The Museum of London offers a multi-dimensional mosaic of London’s history. It presents a narrative of London from as early as 300 BC, chronicling both the city’s feats and great misfortunes. It is also extraordinarily interactive (even for a museum) allowing visitors to take a stroll through a life-sized Pleasure Garden, watch a film of the London fire blazing complete with eyewitness accounts, touch a prison door, and listen to a narrative of communication in London through the receiver of an antique telephone. Peering through the window of an antique glass shop on one of the museum’s many true-to-life streets, I felt just plain overwhelmed. Standing amid centuries of London’s artifacts, I recalled Henry James’ take on the city: “It is not a pleasant place; it is not agreeable or cheerful or easy or exempt from reproach. It is only magnificent.”
The true brilliance of the Museum of London is that it manages to portray this city’s magnificence through its resilience. The museum proudly showcases more than a few disasters that have impeded London’s development, from fire to plague. An exhibit on the Black Death, for instance, notes that the plague killed off nearly half of London’s population; however, it also maintains that, during this time, London established a government and also accrued the most wealth it had ever had. And though it took 140 years to wipe out half of the city, only seventy years later, in 1558, London had become so repopulated that its citizens began to develop suburbs. Another exhibit, on the century between Elizabeth I’s reign and the Great Fire, calls the1550s-1660s “one of the most turbulent times in London’s history,” with the Great Fire of 1666 destroying 30,000 homes over the course of three days. Amongst its images of the dirty aftermath of the flames, the exhibit also relates that shopkeepers whose shops and homes had been destroyed resumed business in makeshift booths in the embers. The city began rebuilding as soon as the fire was extinguished. By 1700, London was not only back on its feet, but it had taken over Paris, too.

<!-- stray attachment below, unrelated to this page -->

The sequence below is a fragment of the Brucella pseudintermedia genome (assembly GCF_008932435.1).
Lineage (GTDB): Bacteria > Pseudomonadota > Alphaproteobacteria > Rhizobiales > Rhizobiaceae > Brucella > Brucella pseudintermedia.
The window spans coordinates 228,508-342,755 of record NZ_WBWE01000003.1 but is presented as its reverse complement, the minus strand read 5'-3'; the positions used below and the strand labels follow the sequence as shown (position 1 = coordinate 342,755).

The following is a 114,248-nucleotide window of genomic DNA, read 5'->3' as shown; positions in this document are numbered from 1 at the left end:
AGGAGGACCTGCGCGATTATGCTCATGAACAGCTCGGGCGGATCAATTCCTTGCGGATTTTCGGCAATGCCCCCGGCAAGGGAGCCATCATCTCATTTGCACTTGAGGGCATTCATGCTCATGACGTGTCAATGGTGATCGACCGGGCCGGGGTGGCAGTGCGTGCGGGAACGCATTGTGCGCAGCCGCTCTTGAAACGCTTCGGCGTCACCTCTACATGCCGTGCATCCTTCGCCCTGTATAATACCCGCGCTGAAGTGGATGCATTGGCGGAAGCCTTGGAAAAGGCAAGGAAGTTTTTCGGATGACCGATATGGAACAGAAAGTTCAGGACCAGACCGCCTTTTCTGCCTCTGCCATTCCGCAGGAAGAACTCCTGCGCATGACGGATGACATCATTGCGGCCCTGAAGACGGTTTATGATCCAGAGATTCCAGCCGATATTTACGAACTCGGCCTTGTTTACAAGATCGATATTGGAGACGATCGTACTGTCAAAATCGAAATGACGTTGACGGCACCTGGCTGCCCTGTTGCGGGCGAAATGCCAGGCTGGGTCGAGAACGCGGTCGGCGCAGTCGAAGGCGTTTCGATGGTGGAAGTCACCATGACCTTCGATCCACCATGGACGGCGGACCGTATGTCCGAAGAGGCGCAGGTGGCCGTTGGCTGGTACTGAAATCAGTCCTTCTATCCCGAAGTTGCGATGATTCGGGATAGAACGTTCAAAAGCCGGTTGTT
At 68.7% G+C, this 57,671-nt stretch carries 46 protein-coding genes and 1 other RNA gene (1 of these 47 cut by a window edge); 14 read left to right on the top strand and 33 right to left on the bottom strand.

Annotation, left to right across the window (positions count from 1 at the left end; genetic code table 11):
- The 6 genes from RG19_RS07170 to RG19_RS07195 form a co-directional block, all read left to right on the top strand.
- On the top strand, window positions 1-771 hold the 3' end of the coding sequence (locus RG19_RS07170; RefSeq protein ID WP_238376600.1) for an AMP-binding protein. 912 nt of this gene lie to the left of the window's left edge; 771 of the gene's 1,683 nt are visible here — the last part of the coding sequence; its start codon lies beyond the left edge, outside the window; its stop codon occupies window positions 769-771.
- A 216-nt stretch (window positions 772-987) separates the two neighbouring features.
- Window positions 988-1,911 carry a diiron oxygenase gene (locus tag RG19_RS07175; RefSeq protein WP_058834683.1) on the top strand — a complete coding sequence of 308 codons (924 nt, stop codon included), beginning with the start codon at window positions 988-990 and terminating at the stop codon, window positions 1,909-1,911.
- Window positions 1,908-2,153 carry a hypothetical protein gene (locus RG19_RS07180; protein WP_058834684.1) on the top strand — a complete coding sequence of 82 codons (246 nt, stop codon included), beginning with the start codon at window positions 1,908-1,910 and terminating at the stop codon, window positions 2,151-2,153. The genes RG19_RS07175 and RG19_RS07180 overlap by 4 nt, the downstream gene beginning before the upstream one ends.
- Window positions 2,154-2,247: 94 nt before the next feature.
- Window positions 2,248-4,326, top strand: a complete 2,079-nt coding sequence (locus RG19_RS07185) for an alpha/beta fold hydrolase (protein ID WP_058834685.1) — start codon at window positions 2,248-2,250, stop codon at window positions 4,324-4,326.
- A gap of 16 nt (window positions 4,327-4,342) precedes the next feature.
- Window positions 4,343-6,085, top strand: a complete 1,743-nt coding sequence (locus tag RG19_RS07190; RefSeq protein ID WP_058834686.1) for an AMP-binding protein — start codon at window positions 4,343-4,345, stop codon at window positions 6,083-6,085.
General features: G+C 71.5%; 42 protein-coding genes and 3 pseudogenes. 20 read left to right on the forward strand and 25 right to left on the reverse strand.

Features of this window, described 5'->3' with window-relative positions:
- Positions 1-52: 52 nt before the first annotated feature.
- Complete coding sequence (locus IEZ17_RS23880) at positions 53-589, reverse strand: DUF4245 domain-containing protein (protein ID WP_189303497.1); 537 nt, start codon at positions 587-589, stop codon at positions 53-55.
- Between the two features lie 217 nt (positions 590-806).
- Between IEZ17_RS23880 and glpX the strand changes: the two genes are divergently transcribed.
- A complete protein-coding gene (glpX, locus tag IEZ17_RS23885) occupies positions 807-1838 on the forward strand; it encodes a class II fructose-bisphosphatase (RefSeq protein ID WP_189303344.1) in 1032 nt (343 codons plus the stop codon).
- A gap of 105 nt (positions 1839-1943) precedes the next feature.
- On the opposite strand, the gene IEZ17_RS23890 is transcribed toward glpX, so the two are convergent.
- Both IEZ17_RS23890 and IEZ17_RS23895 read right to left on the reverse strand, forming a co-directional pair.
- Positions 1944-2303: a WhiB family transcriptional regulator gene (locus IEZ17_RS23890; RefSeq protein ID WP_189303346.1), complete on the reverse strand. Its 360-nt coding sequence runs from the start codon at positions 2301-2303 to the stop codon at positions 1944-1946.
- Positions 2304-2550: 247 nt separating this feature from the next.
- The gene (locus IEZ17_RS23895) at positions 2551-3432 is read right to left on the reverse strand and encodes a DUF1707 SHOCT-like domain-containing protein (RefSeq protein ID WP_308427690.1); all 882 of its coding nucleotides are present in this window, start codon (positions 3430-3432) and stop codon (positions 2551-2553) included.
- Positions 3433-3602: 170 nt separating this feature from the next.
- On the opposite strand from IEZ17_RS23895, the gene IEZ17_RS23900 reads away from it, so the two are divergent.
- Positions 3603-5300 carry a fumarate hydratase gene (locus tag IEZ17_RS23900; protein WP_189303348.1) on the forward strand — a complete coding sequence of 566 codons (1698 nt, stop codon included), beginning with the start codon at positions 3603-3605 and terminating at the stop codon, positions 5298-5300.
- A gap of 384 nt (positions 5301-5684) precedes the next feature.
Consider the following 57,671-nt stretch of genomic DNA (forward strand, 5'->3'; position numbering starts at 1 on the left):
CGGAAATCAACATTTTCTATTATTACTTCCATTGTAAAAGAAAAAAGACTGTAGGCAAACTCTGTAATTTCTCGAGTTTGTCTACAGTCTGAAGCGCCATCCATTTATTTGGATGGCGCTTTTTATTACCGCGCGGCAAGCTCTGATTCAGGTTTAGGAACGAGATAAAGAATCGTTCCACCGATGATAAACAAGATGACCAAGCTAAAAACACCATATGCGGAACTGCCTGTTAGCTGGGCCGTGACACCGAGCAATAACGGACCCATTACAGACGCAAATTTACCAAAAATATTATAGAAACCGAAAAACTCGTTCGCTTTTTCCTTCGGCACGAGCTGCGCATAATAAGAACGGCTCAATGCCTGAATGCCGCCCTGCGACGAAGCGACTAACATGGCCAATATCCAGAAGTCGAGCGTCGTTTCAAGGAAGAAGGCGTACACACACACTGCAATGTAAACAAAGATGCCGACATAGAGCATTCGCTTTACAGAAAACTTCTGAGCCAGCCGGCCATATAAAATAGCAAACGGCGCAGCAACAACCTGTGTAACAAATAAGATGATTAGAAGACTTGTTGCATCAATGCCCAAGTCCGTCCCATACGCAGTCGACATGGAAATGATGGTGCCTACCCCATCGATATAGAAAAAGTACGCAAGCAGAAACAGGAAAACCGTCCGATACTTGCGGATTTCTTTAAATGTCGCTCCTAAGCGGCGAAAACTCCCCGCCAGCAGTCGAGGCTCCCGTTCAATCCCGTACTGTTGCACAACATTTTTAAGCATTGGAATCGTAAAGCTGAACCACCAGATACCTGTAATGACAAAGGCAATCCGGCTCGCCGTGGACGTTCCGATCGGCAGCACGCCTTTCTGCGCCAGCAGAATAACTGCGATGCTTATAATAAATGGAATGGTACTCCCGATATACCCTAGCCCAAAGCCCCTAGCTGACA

This long history of resilience, the contrasts of development and tragedy, luxury and strife, fortifies London. It seems that each stone that paves this city has seen both destruction and victory: when the senseless plague struck, Londoners established government to create order; when a fire burned the city, its people rebuilt their lives on the ashes. And, as connected as these instances are to modern London, they are all too easily forgotten in the rushed humdrum of London life. This is precisely why the Museum of London is valuable: the museum immerses visitors in history so that we cannot forget. We are forced to pause and reflect on the stones beneath our feet, on the struggle and great joy that has been singed into each one. And with reflection comes appreciation. As Virginia Woolf wrote while contemplating the city, “I stand for a moment under the pavement in the heart of London…the great avenues of civilization meet here and strike this way and that. I am in the heart of life.”